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Catching up with Lightning prospect, World Juniors hero Isaac Howard

TAMPA — Lightning prospect Isaac Howard has been back on Michigan State’s campus for about a week and a half, returning with a shiny gold medal the 19-year-old earned while leading Team USA to first place at the IIHF World Junior Championship in Sweden.

Howard, the Lightning’s first-round pick in 2022 (31st overall), tied for the tournament lead with seven goals, including two in the gold-medal win over Sweden. He was named player of the game.

Now, Howard returns to his breakout college season at Michigan State (15-4-3), ranked No. 7 in the nation in both major polls. Playing for his former U.S. National Development Team coach, Adam Nightingale, Howard has 20 points, including five goals, in 20 games in his first season with the Spartans. His 15 assists rank eighth in the Big Ten.

This weekend, Howard will play his first series against cross-state rival Michigan, a team that includes fellow Lightning prospect Dylan Duke as well as former Team USA linemates Gavin Brindley and Frank Nazar III.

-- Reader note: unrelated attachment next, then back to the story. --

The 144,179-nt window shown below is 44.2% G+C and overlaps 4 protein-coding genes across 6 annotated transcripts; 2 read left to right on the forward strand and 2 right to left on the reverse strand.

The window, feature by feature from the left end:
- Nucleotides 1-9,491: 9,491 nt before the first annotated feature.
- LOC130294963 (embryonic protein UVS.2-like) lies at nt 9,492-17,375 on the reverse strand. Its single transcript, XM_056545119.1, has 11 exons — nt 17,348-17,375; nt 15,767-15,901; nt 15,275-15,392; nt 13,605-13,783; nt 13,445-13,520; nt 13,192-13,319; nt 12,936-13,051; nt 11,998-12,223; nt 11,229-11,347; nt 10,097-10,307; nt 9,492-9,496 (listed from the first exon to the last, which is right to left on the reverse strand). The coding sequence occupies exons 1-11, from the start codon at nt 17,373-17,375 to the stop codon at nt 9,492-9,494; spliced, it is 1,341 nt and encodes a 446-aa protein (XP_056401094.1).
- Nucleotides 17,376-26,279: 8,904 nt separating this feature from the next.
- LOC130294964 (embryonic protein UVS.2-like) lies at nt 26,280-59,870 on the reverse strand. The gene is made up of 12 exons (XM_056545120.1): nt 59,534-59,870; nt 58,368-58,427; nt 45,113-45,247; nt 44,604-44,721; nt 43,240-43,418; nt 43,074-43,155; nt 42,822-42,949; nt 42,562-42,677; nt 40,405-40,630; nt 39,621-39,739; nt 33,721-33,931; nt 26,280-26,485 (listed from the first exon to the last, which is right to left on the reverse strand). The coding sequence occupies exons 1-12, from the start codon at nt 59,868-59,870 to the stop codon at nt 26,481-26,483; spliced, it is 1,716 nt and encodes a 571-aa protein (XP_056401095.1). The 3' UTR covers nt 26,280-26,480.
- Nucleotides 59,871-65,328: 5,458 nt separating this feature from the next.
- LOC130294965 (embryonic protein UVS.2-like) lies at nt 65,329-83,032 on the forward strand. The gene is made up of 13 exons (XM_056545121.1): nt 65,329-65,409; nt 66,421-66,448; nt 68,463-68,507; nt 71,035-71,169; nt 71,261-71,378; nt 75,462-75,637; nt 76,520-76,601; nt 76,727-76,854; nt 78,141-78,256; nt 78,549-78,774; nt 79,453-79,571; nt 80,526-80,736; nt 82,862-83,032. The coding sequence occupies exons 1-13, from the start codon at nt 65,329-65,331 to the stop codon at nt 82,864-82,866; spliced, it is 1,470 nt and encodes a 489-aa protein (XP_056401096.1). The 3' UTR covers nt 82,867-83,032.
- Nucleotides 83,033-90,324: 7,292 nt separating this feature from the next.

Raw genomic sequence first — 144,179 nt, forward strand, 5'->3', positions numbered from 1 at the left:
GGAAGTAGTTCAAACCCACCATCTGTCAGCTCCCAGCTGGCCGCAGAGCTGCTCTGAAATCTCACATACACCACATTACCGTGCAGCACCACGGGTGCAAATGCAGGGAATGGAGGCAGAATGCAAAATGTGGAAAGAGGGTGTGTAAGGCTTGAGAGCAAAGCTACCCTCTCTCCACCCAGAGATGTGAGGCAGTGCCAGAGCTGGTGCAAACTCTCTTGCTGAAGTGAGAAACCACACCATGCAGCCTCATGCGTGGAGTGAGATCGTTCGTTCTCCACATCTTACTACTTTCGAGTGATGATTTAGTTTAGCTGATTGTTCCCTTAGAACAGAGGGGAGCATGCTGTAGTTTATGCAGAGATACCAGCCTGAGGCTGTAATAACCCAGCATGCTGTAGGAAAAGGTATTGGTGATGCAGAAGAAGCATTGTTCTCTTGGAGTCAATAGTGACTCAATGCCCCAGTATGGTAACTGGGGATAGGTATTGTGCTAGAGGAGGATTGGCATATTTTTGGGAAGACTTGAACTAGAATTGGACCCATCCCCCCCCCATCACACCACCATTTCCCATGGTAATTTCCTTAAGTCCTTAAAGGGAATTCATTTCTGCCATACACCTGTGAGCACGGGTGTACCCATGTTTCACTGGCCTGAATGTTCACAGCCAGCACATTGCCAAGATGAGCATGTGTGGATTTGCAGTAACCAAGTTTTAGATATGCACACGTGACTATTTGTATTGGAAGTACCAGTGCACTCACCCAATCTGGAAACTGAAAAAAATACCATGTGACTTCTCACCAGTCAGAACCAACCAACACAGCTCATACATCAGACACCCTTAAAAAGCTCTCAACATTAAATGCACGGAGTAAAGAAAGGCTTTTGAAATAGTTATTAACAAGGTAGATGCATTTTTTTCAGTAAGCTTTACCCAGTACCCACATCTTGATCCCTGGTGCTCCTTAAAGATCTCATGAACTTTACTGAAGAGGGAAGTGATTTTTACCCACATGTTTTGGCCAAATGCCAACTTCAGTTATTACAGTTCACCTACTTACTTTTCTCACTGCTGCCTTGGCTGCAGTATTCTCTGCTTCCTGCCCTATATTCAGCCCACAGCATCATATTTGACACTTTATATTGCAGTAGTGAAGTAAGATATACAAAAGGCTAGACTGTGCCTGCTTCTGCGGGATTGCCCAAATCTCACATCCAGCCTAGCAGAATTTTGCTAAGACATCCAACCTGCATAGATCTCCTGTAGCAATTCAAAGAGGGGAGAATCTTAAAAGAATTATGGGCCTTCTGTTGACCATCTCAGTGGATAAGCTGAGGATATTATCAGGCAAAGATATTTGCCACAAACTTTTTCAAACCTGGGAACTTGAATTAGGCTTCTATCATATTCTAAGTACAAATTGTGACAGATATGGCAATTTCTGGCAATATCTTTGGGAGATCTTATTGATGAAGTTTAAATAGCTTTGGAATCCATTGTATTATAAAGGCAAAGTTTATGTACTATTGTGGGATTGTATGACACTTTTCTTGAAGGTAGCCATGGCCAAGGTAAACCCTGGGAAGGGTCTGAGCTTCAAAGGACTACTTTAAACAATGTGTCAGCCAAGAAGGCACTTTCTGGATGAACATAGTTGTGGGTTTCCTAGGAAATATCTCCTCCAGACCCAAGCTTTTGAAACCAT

In the stands will be Lightning general manager Julien BriseBois, who plans to watch both games between the Spartans and No. 15 Wolverines Friday and Saturday to see Howard and Duke play.

“I haven’t seen him in person yet this year,” BriseBois said of Howard. “Looking forward to chatting with him after the game, but it was great to see the USA win the Olympic World Junior gold medal, great to see Isaac win it and play such an important role on the team. So, really positive development, I think, in his career, and now he can look forward to the next challenge.”

The Tampa Bay Times caught up with Howard this week to talk about winning gold, his new college home and what he’s gained from his experiences. This Q&A has been edited for space and clarity.

You had so many big moments at World Juniors, from your game-winning shootout goal against the Czech Republic to two goals in the gold-medal game against Sweden. What were the biggest things you took away from the experience?

It’s a really cool experience and opportunity. It’s like a solid month of just chasing that gold medal, and it kind of teaches you the traits of how to become a team. In not a long time, you’ve got to come together quickly and learn how to win.

I think it was just going in there and playing my game. I had two great linemates (Nazar and Brindley), and I kind of knew that if we’re jelling we’re all going to be successful all the while, and we all kind of just fed off each other and all had good tournaments, which is fun. When you get on a team like that, you know, everyone’s so good and so skilled, it’s kind of like a powerhouse team. So, just learn how to play and make yourself better, make others around you better. It’s kind of a win-win for everyone.

How big was it to win gold by beating the Swedes, a team a lot of you have had a history against in international play?